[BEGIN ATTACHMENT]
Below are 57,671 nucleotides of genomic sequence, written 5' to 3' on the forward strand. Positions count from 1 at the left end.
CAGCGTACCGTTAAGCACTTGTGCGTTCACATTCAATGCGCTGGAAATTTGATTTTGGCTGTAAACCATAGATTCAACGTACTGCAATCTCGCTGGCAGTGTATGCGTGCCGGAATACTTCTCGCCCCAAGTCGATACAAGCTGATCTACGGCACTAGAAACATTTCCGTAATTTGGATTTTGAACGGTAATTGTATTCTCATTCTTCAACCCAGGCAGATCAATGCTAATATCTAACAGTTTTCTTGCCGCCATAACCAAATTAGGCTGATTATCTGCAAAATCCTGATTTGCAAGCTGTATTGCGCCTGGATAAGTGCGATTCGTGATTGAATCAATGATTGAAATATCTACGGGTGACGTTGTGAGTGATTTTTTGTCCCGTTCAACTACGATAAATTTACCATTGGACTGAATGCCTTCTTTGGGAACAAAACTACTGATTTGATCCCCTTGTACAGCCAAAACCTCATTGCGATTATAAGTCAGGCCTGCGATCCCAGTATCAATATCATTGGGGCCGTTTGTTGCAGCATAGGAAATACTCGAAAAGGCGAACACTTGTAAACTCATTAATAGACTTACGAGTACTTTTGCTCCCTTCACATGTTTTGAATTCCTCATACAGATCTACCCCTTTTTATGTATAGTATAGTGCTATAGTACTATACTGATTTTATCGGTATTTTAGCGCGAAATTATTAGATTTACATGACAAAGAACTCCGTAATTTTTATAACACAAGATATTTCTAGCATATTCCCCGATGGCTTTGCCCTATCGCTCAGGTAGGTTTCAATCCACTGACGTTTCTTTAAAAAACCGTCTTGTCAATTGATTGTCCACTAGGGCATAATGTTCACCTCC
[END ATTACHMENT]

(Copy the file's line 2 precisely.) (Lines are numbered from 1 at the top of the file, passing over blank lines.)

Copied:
CAGCGTACCGTTAAGCACTTGTGCGTTCACATTCAATGCGCTGGAAATTTGATTTTGGCTGTAAACCATAGATTCAACGTACTGCAATCTCGCTGGCAGTGTATGCGTGCCGGAATACTTCTCGCCCCAAGTCGATACAAGCTGATCTACGGCACTAGAAACATTTCCGTAATTTGGATTTTGAACGGTAATTGTATTCTCATTCTTCAACCCAGGCAGATCAATGCTAATATCTAACAGTTTTCTTGCCGCCATAACCAAATTAGGCTGATTATCTGCAAAATCCTGATTTGCAAGCTGTATTGCGCCTGGATAAGTGCGATTCGTGATTGAATCAATGATTGAAATATCTACGGGTGACGTTGTGAGTGATTTTTTGTCCCGTTCAACTACGATAAATTTACCATTGGACTGAATGCCTTCTTTGGGAACAAAACTACTGATTTGATCCCCTTGTACAGCCAAAACCTCATTGCGATTATAAGTCAGGCCTGCGATCCCAGTATCAATATCATTGGGGCCGTTTGTTGCAGCATAGGAAATACTCGAAAAGGCGAACACTTGTAAACTCATTAATAGACTTACGAGTACTTTTGCTCCCTTCACATGTTTTGAATTCCTCATACAGATCTACCCCTTTTTATGTATAGTATAGTGCTATAGTACTATACTGATTTTATCGGTATTTTAGCGCGAAATTATTAGATTTACATGACAAAGAACTCCGTAATTTTTATAACACAAGATATTTCTAGCATATTCCCCGATGGCTTTGCCCTATCGCTCAGGTAGGTTTCAATCCACTGACGTTTCTTTAAAAAACCGTCTTGTCAATTGATTGTCCACTAGGGCATAATGTTCACCTCC